Waging War at $75 A Barrel

Most of us are aware that America pays for terrorism, but we don't like to think about it. Every time we buy gasoline, part of every tank to fill up the SUV goes to Hezbollah, Al-Qaida, and any other terrorist group that is being covertly financed by Saudi Arabia and Iran. Our oil companies profit from the same $75 a barrel for crude oil that we pay to the Arabs, so they get a piece of the terrorist action, too. If we somehow get the new Iraqi government to survive, it will funnel its oil reserves to the same causes, since ironically enough, the power players in Iraq are Shi'ites, the sect that controls both Iran and Hezbollah. This has become a classic case of the snake biting its tail.

The latest installment has gotten even more complicated and ironical.
Hezbollah, we are told, is winning new friends in Lebanon by aiding the victims of war and becoming a major party in rebuilding local devastation. So instead of being hurt by Israel's invasion, Hezbollah is helped. And the Lebanese government, far form joining in the U.N. resolution to take away Hezbollah's weapons, calls the group its only defense against Israel. This isn't an outcome the U.S. wanted, but somewhere in the whole mess companies like Haliburton will no doubt bid for contracts to rebuild highways and other parts of Lebanon's crushed infrastructure.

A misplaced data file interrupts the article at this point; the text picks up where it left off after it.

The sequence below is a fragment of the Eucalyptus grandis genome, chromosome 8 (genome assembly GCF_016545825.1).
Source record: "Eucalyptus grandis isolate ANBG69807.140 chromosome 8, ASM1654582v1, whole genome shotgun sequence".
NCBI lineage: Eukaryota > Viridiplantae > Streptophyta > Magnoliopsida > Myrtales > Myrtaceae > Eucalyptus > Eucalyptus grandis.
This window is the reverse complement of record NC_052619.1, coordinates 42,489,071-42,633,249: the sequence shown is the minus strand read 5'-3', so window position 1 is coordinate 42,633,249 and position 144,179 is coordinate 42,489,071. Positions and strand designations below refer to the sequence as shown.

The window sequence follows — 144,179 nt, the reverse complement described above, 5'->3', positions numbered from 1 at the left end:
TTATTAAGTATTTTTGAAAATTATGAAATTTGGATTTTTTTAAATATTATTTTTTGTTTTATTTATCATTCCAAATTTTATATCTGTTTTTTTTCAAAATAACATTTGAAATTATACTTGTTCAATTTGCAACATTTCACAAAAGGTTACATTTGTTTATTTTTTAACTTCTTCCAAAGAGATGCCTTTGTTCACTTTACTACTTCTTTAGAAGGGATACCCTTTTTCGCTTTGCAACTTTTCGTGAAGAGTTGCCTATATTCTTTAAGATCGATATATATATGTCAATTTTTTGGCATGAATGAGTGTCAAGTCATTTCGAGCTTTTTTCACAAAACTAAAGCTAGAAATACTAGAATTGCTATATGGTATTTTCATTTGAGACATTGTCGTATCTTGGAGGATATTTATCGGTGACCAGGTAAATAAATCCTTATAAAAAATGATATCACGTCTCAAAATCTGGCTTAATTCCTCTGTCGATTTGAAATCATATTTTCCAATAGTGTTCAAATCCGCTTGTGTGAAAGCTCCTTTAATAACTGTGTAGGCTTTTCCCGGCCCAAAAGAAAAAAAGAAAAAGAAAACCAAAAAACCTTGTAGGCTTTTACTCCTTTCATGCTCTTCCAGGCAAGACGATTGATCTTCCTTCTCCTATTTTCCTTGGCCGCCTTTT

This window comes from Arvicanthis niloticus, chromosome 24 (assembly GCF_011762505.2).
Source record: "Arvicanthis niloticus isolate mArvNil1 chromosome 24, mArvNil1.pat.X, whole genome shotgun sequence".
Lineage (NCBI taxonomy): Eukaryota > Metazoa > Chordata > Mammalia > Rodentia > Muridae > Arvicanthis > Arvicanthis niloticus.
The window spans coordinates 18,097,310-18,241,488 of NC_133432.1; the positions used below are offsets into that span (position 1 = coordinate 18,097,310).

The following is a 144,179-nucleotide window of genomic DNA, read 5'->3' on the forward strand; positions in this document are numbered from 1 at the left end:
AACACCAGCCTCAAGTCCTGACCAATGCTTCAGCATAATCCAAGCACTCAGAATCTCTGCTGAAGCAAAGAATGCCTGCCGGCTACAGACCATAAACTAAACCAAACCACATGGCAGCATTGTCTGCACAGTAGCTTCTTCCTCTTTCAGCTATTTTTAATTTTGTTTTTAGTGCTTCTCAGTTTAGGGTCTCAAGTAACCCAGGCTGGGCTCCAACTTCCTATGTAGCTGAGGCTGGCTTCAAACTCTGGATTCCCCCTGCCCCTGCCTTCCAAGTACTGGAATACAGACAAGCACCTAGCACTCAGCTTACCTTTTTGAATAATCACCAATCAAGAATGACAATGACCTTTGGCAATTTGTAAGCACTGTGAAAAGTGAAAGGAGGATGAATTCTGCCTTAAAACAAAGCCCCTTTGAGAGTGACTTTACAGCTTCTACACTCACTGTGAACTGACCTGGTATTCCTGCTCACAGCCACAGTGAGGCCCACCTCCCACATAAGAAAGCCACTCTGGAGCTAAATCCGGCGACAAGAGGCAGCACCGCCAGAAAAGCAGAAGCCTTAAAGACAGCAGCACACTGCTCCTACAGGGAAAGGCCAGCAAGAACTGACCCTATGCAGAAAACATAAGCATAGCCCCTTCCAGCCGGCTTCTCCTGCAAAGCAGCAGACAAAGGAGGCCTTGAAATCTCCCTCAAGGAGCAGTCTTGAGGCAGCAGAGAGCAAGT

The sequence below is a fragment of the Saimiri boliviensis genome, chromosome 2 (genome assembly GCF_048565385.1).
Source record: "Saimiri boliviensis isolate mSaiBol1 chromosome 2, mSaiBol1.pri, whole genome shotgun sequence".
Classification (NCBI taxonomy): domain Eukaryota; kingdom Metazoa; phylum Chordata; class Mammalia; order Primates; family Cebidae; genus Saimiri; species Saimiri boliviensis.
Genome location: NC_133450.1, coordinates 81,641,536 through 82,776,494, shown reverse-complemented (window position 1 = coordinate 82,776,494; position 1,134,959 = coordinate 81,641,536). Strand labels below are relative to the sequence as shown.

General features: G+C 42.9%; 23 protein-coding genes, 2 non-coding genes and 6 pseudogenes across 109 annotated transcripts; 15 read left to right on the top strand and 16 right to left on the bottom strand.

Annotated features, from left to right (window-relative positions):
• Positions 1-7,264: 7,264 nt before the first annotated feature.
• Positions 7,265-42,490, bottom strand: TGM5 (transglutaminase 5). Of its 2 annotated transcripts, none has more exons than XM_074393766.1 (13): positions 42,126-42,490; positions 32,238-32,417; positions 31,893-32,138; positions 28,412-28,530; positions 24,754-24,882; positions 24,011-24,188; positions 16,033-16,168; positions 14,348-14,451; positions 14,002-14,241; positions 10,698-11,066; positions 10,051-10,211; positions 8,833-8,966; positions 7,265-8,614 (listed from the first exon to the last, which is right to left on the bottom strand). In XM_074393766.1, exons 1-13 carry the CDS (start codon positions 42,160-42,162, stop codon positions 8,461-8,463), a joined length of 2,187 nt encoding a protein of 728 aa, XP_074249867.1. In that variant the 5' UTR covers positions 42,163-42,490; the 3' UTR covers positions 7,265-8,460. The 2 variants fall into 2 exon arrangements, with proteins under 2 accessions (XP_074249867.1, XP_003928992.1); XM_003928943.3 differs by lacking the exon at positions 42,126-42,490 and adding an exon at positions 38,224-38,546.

The snake keeps biting its tail because of money. With the price of oil at all-time highs, a single country like Saudi Arabia got a windfall of over $800 billion in excess profits from the U.S. last year. That pays for a lot of anti-Americanism when those dollars find their way into extremist hands. Can we do anything to stop it? War hasn't worked. Our huge military budget of $441 billion hasn't worked, even though it's more than the next 16 countries in the world combined. Our dependence on Arab oil has trumped the fact that we are supposed to be the world's only superpower.

The world's real superpower is oil. If that's true, then the U.S. needs to lead the world in disarmament and a serious attempt to stop profiting form arms deals and war-making in every guise. Our leaders need to abandon the rhetoric of militarism entirely. We are waging war against ourselves at $75 a barrel, encouraging fiascos like the destruction of Lebanon, and at the same time insuring that the world-wide jihad grows fat on our money.